Dr. Russell Greenfield: Cholesterol is a waxy substance produced in the liver. It's also present in some foods. Now, it's important to our health, but having too much cholesterol, especially the unhealthy forms can be harmful.
High Density Lipoprotein or HDL is often called good cholesterol, because it transports cholesterol back to the liver to be eliminated from the body. A good HDL level is 16mg/dL or above. Low levels are associated with a higher risk of heart disease. Low Density Lipoprotein or LDL is called bad cholesterol, because it helps form plaque in the walls of the blood vessels, making them hard and narrow. Your LDL level should be no higher than 129mg/dL, but lower is better, especially for people with or at risk for heart disease.
Now dietary and lifestyle changes can help you manage cholesterol. For example, enjoy a Mediterranean styled diet that emphasizes whole grains and vegetables. Eat small amounts of lean animal protein and explore plant based protein sources, such as fermented Soya products and beans and increase your daily activity to raise levels of heart healthy HDL cholesterol and to improve overall cardiovascular health.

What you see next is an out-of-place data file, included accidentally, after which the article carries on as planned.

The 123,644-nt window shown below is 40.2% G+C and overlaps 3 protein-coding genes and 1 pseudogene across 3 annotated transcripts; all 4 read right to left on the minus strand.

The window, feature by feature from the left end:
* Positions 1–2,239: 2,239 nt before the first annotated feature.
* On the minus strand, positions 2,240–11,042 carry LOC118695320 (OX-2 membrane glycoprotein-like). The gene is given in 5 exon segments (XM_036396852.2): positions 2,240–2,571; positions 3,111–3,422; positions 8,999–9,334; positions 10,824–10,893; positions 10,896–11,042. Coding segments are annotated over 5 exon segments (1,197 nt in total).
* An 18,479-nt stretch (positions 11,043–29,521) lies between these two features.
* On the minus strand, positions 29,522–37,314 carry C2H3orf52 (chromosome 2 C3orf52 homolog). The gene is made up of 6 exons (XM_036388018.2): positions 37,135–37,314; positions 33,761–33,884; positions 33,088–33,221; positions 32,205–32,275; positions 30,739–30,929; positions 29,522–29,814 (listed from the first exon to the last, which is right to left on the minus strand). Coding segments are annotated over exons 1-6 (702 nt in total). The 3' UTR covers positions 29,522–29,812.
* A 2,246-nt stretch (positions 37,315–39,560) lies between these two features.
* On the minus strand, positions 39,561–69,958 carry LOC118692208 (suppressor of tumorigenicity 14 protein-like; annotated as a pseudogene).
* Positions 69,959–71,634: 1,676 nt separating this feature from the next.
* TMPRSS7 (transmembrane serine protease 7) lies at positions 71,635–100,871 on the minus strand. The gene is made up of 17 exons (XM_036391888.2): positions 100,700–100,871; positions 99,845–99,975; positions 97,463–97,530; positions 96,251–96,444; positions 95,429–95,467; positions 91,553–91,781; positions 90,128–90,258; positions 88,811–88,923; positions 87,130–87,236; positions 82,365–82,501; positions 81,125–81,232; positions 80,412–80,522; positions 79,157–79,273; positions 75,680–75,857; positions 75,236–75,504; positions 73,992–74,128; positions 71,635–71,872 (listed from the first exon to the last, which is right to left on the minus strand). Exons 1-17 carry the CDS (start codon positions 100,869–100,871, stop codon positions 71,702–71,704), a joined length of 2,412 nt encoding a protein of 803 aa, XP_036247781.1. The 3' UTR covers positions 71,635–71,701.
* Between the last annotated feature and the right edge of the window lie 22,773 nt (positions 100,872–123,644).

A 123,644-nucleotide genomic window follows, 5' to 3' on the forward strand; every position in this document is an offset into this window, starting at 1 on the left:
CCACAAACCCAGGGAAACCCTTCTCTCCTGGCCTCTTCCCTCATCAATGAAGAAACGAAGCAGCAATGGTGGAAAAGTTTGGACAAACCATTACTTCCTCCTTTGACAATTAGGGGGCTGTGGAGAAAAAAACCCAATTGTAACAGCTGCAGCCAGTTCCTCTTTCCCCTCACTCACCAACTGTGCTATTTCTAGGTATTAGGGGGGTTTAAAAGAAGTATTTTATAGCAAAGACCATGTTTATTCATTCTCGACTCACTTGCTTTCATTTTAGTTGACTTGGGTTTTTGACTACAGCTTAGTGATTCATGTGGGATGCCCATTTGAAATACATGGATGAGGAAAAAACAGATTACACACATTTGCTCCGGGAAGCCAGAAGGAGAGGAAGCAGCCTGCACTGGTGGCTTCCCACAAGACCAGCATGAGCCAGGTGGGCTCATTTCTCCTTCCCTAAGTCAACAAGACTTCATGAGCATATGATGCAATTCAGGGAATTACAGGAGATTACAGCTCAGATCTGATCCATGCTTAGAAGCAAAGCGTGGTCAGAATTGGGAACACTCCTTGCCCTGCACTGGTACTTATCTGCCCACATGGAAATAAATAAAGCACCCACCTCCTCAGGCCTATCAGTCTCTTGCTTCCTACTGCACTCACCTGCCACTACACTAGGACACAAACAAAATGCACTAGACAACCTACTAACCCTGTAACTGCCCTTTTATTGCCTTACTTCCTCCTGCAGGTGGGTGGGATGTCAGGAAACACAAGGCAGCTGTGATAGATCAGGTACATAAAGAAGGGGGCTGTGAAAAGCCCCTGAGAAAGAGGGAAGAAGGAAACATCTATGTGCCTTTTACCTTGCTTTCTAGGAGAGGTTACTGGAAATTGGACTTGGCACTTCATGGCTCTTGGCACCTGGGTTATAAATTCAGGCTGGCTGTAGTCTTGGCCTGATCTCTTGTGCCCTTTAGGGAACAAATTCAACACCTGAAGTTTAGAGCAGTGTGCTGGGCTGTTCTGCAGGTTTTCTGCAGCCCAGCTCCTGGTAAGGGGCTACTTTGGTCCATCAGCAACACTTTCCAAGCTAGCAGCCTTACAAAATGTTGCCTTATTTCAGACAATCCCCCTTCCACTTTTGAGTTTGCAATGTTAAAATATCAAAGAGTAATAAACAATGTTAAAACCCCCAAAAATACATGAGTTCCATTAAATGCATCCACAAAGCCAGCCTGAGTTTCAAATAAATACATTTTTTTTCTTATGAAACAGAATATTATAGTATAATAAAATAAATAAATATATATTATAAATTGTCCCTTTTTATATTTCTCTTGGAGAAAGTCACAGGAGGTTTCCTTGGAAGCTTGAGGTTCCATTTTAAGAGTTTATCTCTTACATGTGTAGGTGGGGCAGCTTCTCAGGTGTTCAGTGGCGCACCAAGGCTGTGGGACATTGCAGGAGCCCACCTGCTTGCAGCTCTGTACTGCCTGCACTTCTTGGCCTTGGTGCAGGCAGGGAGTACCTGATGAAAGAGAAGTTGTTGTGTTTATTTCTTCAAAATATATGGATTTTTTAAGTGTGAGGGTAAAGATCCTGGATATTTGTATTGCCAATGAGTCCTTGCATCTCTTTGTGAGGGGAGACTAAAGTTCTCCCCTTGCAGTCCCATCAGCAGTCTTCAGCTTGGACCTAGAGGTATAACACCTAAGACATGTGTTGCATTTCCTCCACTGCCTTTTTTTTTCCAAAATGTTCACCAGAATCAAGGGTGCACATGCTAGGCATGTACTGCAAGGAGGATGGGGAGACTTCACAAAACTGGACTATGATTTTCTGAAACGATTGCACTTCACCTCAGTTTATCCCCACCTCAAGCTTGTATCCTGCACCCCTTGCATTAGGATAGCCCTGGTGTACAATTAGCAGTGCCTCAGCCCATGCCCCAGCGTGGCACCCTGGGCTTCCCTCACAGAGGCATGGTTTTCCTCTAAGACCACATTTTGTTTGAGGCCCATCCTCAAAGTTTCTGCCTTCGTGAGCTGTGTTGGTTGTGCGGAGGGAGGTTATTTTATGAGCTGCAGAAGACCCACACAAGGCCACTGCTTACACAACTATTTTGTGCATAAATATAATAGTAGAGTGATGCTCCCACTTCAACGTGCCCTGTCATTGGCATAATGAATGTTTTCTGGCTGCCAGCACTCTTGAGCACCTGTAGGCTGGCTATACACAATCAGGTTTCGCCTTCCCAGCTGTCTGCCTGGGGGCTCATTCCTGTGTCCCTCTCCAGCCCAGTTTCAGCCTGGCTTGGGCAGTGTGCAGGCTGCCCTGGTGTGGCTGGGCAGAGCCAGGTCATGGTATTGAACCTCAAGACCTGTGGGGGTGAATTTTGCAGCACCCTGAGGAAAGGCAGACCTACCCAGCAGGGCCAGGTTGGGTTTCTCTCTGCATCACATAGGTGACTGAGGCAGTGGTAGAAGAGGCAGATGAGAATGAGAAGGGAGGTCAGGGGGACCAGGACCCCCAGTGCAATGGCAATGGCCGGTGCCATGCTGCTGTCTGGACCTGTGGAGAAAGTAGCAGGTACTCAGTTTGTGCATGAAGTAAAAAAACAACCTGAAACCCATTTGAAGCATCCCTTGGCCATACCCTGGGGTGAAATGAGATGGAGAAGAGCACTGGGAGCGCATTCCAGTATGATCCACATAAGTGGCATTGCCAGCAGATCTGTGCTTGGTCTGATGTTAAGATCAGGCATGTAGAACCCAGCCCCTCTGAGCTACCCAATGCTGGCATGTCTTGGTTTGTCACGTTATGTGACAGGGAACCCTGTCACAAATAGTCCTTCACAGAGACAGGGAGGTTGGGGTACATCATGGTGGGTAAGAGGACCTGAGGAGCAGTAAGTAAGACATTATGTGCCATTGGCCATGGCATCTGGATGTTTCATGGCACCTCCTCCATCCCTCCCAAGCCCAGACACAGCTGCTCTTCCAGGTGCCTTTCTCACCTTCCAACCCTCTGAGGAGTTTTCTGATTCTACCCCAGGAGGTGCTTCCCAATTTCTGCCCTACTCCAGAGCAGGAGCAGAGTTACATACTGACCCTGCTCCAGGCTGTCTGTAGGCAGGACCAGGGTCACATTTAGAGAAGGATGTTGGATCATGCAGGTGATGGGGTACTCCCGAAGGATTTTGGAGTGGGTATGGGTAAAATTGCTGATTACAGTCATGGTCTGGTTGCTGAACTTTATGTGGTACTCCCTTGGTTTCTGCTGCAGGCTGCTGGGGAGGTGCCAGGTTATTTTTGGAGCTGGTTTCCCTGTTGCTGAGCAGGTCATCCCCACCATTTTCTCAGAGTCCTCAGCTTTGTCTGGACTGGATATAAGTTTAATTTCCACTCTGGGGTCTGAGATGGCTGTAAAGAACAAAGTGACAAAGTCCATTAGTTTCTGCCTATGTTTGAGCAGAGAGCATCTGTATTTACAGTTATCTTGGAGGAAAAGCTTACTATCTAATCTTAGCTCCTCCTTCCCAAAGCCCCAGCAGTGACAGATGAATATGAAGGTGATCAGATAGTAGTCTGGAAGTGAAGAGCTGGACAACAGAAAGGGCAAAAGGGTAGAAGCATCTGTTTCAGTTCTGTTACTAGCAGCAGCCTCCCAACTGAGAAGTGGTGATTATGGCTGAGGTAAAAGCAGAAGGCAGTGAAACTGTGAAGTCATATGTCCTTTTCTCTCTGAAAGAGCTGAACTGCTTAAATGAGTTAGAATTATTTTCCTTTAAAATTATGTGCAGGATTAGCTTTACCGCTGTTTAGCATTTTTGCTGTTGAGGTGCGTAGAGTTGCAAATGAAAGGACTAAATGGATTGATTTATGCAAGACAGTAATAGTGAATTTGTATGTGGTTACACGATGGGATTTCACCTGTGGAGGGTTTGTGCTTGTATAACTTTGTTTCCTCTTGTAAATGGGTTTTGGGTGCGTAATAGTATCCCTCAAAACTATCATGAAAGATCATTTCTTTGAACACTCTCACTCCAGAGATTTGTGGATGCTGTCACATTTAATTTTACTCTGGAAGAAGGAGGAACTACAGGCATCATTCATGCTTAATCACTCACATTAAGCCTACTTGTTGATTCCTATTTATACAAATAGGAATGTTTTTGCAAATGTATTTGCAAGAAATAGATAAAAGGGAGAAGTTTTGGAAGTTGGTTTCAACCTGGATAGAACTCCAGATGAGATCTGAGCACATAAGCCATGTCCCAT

If your cholesterol is still too high, your doctor may recommend medication. Statin drugs for example, are very effective at lowering cholesterol, usually only need to be taken once a day and side-effects associated with their use may be prevented simply by maintaining adequate levels of vitamin D.
So those are just a few ways in which you can be proactive to lower your cholesterol levels.